Budget Process and Rules
An editorial yesterday in the Wall Street Journal called on the Administration to support the reform of the two housing financing enterprises originally sponsored and now owned by the federal government, Fannie Mae and Freddie Mac, and at a minimum, to show the full cost of those organizations in its budget.
Ever since Scott Brown's victory in Massachusetts, there has been a lot of talk about Democrats using budget reconciliation to pass a comprehensive health care bill in the Senate. A New York Times article by David Herszenhorn describes reconciliation as an "evening out."
Update: Senate Minority Leader Mitch McConnell has said he will make Republican appointments to the deficit commission.
Snow Job – Just hours after Senators Max Baucus (D-MT) and Charles Grassley (R-IA) announced they had reached a deal on a jobs bill, Senate Majority Leader Harry Reid (D-NV) plowed it under, saying it was too bloated with provisions not related to creating jobs. The Senate will consider the scaled-down version Reid crafted on February 22 when it returns from its week-long President’s Day recess.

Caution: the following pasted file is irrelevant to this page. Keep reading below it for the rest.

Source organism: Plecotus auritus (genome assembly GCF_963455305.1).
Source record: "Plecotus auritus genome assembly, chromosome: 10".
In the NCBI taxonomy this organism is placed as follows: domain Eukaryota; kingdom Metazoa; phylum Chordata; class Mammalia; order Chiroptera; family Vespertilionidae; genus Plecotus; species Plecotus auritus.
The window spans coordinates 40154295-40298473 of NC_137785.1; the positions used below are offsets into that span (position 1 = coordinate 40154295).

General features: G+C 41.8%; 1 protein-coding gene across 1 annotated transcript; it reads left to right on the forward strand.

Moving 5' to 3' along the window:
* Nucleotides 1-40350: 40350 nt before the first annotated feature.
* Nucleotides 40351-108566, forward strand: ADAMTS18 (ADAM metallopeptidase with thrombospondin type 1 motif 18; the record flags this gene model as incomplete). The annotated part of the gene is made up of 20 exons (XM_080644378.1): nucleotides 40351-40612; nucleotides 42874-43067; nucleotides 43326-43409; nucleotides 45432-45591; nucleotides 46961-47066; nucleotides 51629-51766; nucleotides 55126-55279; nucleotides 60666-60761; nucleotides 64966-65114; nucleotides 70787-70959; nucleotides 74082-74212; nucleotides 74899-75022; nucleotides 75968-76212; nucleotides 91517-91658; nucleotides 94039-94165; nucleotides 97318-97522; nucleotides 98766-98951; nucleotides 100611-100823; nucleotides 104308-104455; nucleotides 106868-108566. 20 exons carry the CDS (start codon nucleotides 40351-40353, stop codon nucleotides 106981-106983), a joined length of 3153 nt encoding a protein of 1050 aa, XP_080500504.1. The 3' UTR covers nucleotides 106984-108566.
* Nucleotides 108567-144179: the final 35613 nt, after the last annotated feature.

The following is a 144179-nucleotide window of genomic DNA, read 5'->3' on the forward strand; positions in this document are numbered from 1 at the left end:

Here are the highlights from this weekend’s editorials on fiscal and budget policy:
The New York Times criticized Republican healthcare reform proposals as not doing enough to fix the current system or to contain costs. Proposals such as health savings accounts, high-risk pools, and allowing insurance to be purchased in any state, they argued, would either not drive down costs enough or would actually push up premiums for certain groups.
Although our initial analysis of the President's Budget focused on his ten-year budget plan, the Budget itself includes much, much more.
As D.C. slowly emerged from under the white blanket of the blizzard, discussion turned today to how the U.S. can rise out of a sea of red ink. Three fiscal experts, all members of the Peterson-Pew Commission on Budget Reform, testified before the Senate Budget Committee today on the need for the U.S. to set fiscal goals now to stabilize the debt and place the nation on a more sustainable fiscal course.
A few months ago, we pointed out that the Administration was cheating in its Mid-Session Review budget baseline. Essentially it was taking policies which President Obama had signed into law as temporary, under the stimulus bill, and assuming them as permanent. The implication being that, if the policies were a part of the baseline, they wouldn't need to be paid for when enacted.
Well, the Administration is at it again in their FY 2011 budget submission, but this time they are doing a better job of hiding it.